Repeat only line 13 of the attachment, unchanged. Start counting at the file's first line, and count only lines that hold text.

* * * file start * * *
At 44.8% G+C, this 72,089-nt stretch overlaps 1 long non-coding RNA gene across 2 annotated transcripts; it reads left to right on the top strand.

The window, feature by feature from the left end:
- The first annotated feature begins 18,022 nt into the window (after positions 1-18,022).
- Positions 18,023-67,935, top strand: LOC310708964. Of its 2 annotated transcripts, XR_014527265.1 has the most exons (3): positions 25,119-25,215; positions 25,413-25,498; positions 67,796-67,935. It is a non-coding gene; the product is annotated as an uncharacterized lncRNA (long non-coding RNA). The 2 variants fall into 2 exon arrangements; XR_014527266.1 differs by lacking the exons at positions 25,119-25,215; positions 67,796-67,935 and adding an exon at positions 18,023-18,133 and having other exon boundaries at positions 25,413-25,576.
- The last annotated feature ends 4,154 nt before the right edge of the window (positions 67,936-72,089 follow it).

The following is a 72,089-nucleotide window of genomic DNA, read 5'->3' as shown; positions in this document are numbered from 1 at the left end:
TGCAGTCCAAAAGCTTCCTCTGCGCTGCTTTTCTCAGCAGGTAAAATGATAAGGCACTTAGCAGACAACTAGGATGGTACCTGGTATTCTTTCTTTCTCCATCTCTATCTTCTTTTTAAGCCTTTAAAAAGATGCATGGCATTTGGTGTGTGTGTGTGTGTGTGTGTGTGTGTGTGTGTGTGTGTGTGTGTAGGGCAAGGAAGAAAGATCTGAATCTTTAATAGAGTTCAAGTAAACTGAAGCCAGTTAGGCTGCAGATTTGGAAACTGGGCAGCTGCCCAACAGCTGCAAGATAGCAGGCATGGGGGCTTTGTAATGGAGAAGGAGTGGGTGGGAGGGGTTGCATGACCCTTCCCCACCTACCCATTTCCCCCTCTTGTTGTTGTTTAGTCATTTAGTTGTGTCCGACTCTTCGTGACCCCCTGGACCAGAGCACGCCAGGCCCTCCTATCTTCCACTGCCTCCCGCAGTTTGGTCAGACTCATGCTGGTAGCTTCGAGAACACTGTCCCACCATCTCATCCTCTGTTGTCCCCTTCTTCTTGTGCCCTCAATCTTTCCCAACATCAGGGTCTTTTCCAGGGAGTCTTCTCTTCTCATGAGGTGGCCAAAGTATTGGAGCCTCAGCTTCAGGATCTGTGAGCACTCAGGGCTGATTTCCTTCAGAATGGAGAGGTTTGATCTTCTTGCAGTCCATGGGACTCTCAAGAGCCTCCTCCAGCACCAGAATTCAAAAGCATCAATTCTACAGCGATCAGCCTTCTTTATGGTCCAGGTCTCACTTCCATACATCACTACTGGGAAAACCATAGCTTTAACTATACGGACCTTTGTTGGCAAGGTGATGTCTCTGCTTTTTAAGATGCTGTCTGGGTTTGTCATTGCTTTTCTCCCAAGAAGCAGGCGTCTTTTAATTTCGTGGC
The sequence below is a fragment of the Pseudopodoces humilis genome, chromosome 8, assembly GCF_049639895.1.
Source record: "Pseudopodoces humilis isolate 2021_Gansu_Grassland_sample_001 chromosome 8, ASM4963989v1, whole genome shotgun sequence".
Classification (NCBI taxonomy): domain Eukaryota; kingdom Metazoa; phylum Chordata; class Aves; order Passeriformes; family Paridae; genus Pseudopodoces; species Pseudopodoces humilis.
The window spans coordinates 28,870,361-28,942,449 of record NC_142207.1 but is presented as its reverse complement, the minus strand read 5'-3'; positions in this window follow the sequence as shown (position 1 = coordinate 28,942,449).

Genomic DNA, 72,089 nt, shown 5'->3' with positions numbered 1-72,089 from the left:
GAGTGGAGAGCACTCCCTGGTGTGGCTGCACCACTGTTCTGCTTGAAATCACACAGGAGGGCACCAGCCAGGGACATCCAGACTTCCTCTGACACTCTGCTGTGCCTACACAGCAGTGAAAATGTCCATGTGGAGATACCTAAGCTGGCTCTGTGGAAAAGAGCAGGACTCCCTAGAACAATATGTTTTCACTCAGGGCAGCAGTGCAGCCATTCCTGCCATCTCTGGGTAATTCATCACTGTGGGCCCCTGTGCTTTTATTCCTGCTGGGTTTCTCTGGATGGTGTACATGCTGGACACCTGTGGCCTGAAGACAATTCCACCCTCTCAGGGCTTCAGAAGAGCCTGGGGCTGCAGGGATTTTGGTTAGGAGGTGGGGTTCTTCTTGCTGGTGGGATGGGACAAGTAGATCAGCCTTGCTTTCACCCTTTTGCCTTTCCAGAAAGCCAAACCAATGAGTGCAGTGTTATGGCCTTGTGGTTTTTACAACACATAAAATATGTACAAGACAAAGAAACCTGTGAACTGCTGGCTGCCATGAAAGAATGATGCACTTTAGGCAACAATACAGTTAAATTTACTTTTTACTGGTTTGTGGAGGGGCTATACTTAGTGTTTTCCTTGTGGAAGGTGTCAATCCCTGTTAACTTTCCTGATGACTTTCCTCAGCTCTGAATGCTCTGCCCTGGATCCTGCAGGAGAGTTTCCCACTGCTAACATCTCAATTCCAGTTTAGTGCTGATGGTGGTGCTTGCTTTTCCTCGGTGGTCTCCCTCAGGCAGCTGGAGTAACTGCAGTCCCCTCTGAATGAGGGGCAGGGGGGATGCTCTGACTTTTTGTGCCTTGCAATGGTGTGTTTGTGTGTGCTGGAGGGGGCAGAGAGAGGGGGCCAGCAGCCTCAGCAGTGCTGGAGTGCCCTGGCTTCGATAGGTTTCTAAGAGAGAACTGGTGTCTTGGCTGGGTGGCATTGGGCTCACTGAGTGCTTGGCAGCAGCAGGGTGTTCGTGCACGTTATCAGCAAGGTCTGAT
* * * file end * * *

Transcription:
GAGTGGAGAGCACTCCCTGGTGTGGCTGCACCACTGTTCTGCTTGAAATCACACAGGAGGGCACCAGCCAGGGACATCCAGACTTCCTCTGACACTCTGCTGTGCCTACACAGCAGTGAAAATGTCCATGTGGAGATACCTAAGCTGGCTCTGTGGAAAAGAGCAGGACTCCCTAGAACAATATGTTTTCACTCAGGGCAGCAGTGCAGCCATTCCTGCCATCTCTGGGTAATTCATCACTGTGGGCCCCTGTGCTTTTATTCCTGCTGGGTTTCTCTGGATGGTGTACATGCTGGACACCTGTGGCCTGAAGACAATTCCACCCTCTCAGGGCTTCAGAAGAGCCTGGGGCTGCAGGGATTTTGGTTAGGAGGTGGGGTTCTTCTTGCTGGTGGGATGGGACAAGTAGATCAGCCTTGCTTTCACCCTTTTGCCTTTCCAGAAAGCCAAACCAATGAGTGCAGTGTTATGGCCTTGTGGTTTTTACAACACATAAAATATGTACAAGACAAAGAAACCTGTGAACTGCTGGCTGCCATGAAAGAATGATGCACTTTAGGCAACAATACAGTTAAATTTACTTTTTACTGGTTTGTGGAGGGGCTATACTTAGTGTTTTCCTTGTGGAAGGTGTCAATCCCTGTTAACTTTCCTGATGACTTTCCTCAGCTCTGAATGCTCTGCCCTGGATCCTGCAGGAGAGTTTCCCACTGCTAACATCTCAATTCCAGTTTAGTGCTGATGGTGGTGCTTGCTTTTCCTCGGTGGTCTCCCTCAGGCAGCTGGAGTAACTGCAGTCCCCTCTGAATGAGGGGCAGGGGGGATGCTCTGACTTTTTGTGCCTTGCAATGGTGTGTTTGTGTGTGCTGGAGGGGGCAGAGAGAGGGGGCCAGCAGCCTCAGCAGTGCTGGAGTGCCCTGGCTTCGATAGGTTTCTAAGAGAGAACTGGTGTCTTGGCTGGGTGGCATTGGGCTCACTGAGTGCTTGGCAGCAGCAGGGTGTTCGTGCACGTTATCAGCAAGGTCTGAT